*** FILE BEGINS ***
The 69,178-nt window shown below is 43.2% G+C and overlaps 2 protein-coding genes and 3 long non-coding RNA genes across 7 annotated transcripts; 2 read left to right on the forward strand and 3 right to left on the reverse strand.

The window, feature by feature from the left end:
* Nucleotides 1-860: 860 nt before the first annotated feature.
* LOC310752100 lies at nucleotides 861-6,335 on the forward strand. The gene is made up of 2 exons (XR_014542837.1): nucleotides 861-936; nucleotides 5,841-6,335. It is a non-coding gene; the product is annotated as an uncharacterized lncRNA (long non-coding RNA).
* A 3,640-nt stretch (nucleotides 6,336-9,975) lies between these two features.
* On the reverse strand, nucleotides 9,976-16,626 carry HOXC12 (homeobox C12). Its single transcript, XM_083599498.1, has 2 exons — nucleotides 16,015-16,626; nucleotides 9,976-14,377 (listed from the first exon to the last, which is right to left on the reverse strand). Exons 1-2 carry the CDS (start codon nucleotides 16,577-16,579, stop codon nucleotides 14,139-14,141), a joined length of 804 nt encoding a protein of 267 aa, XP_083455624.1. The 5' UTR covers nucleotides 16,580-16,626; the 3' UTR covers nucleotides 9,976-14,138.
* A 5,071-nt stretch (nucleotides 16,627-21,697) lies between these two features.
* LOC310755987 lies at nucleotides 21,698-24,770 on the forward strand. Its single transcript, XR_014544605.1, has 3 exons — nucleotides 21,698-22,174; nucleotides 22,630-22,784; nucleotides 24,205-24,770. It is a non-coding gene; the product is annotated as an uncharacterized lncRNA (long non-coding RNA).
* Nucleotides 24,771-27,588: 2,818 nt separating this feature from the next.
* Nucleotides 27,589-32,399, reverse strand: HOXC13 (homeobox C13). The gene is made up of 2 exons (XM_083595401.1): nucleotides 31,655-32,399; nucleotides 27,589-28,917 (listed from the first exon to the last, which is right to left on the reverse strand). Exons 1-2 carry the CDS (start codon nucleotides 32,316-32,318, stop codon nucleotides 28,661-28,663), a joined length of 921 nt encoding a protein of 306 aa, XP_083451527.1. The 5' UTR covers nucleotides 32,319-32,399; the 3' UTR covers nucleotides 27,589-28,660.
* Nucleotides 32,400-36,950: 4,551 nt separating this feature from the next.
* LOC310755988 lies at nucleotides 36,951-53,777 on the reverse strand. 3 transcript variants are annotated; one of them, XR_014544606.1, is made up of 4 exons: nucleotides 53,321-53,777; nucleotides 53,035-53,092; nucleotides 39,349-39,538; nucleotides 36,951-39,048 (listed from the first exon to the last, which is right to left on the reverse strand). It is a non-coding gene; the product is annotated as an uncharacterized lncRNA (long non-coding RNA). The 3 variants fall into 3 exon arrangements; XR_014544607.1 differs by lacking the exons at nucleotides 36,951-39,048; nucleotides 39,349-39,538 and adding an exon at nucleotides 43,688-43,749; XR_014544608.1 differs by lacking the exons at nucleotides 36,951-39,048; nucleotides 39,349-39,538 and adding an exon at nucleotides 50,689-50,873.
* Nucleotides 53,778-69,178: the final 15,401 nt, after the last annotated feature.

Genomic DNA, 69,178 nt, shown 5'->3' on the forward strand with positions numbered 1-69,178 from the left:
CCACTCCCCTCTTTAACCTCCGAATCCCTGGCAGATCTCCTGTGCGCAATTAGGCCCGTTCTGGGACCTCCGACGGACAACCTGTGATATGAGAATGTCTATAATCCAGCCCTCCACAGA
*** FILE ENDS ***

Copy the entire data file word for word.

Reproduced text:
The 69,178-nt window shown below is 43.2% G+C and overlaps 2 protein-coding genes and 3 long non-coding RNA genes across 7 annotated transcripts; 2 read left to right on the forward strand and 3 right to left on the reverse strand.

The window, feature by feature from the left end:
* Nucleotides 1-860: 860 nt before the first annotated feature.
* LOC310752100 lies at nucleotides 861-6,335 on the forward strand. The gene is made up of 2 exons (XR_014542837.1): nucleotides 861-936; nucleotides 5,841-6,335. It is a non-coding gene; the product is annotated as an uncharacterized lncRNA (long non-coding RNA).
* A 3,640-nt stretch (nucleotides 6,336-9,975) lies between these two features.
* On the reverse strand, nucleotides 9,976-16,626 carry HOXC12 (homeobox C12). Its single transcript, XM_083599498.1, has 2 exons — nucleotides 16,015-16,626; nucleotides 9,976-14,377 (listed from the first exon to the last, which is right to left on the reverse strand). Exons 1-2 carry the CDS (start codon nucleotides 16,577-16,579, stop codon nucleotides 14,139-14,141), a joined length of 804 nt encoding a protein of 267 aa, XP_083455624.1. The 5' UTR covers nucleotides 16,580-16,626; the 3' UTR covers nucleotides 9,976-14,138.
* A 5,071-nt stretch (nucleotides 16,627-21,697) lies between these two features.
* LOC310755987 lies at nucleotides 21,698-24,770 on the forward strand. Its single transcript, XR_014544605.1, has 3 exons — nucleotides 21,698-22,174; nucleotides 22,630-22,784; nucleotides 24,205-24,770. It is a non-coding gene; the product is annotated as an uncharacterized lncRNA (long non-coding RNA).
* Nucleotides 24,771-27,588: 2,818 nt separating this feature from the next.
* Nucleotides 27,589-32,399, reverse strand: HOXC13 (homeobox C13). The gene is made up of 2 exons (XM_083595401.1): nucleotides 31,655-32,399; nucleotides 27,589-28,917 (listed from the first exon to the last, which is right to left on the reverse strand). Exons 1-2 carry the CDS (start codon nucleotides 32,316-32,318, stop codon nucleotides 28,661-28,663), a joined length of 921 nt encoding a protein of 306 aa, XP_083451527.1. The 5' UTR covers nucleotides 32,319-32,399; the 3' UTR covers nucleotides 27,589-28,660.
* Nucleotides 32,400-36,950: 4,551 nt separating this feature from the next.
* LOC310755988 lies at nucleotides 36,951-53,777 on the reverse strand. 3 transcript variants are annotated; one of them, XR_014544606.1, is made up of 4 exons: nucleotides 53,321-53,777; nucleotides 53,035-53,092; nucleotides 39,349-39,538; nucleotides 36,951-39,048 (listed from the first exon to the last, which is right to left on the reverse strand). It is a non-coding gene; the product is annotated as an uncharacterized lncRNA (long non-coding RNA). The 3 variants fall into 3 exon arrangements; XR_014544607.1 differs by lacking the exons at nucleotides 36,951-39,048; nucleotides 39,349-39,538 and adding an exon at nucleotides 43,688-43,749; XR_014544608.1 differs by lacking the exons at nucleotides 36,951-39,048; nucleotides 39,349-39,538 and adding an exon at nucleotides 50,689-50,873.
* Nucleotides 53,778-69,178: the final 15,401 nt, after the last annotated feature.

Genomic DNA, 69,178 nt, shown 5'->3' on the forward strand with positions numbered 1-69,178 from the left:
CCACTCCCCTCTTTAACCTCCGAATCCCTGGCAGATCTCCTGTGCGCAATTAGGCCCGTTCTGGGACCTCCGACGGACAACCTGTGATATGAGAATGTCTATAATCCAGCCCTCCACAGA